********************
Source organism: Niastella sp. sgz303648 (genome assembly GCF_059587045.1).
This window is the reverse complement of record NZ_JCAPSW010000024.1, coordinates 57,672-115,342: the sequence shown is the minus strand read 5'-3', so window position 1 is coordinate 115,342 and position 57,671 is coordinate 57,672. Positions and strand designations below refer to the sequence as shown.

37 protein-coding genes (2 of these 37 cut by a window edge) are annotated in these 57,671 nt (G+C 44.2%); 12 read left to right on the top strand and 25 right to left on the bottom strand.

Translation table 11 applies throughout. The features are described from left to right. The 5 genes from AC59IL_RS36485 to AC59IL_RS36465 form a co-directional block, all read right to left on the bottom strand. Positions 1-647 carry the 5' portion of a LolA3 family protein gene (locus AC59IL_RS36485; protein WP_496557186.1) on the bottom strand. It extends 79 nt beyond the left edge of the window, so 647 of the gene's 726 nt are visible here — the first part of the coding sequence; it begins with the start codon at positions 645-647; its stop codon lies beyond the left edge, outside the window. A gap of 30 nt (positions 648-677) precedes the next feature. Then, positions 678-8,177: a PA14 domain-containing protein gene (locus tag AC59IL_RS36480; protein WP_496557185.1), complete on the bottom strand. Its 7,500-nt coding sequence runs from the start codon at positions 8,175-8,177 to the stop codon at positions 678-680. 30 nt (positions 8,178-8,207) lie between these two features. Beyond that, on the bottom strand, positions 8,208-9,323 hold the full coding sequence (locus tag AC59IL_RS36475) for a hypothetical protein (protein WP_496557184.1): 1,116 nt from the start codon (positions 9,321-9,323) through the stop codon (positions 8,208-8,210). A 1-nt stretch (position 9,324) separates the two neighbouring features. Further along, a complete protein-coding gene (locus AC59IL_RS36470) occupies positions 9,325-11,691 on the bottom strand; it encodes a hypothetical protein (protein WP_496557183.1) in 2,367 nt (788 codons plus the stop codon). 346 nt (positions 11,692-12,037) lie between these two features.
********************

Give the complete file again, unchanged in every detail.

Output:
Source organism: Niastella sp. sgz303648 (genome assembly GCF_059587045.1).
This window is the reverse complement of record NZ_JCAPSW010000024.1, coordinates 57,672-115,342: the sequence shown is the minus strand read 5'-3', so window position 1 is coordinate 115,342 and position 57,671 is coordinate 57,672. Positions and strand designations below refer to the sequence as shown.

37 protein-coding genes (2 of these 37 cut by a window edge) are annotated in these 57,671 nt (G+C 44.2%); 12 read left to right on the top strand and 25 right to left on the bottom strand.

Translation table 11 applies throughout. The features are described from left to right. The 5 genes from AC59IL_RS36485 to AC59IL_RS36465 form a co-directional block, all read right to left on the bottom strand. Positions 1-647 carry the 5' portion of a LolA3 family protein gene (locus AC59IL_RS36485; protein WP_496557186.1) on the bottom strand. It extends 79 nt beyond the left edge of the window, so 647 of the gene's 726 nt are visible here — the first part of the coding sequence; it begins with the start codon at positions 645-647; its stop codon lies beyond the left edge, outside the window. A gap of 30 nt (positions 648-677) precedes the next feature. Then, positions 678-8,177: a PA14 domain-containing protein gene (locus tag AC59IL_RS36480; protein WP_496557185.1), complete on the bottom strand. Its 7,500-nt coding sequence runs from the start codon at positions 8,175-8,177 to the stop codon at positions 678-680. 30 nt (positions 8,178-8,207) lie between these two features. Beyond that, on the bottom strand, positions 8,208-9,323 hold the full coding sequence (locus tag AC59IL_RS36475) for a hypothetical protein (protein WP_496557184.1): 1,116 nt from the start codon (positions 9,321-9,323) through the stop codon (positions 8,208-8,210). A 1-nt stretch (position 9,324) separates the two neighbouring features. Further along, a complete protein-coding gene (locus AC59IL_RS36470) occupies positions 9,325-11,691 on the bottom strand; it encodes a hypothetical protein (protein WP_496557183.1) in 2,367 nt (788 codons plus the stop codon). 346 nt (positions 11,692-12,037) lie between these two features.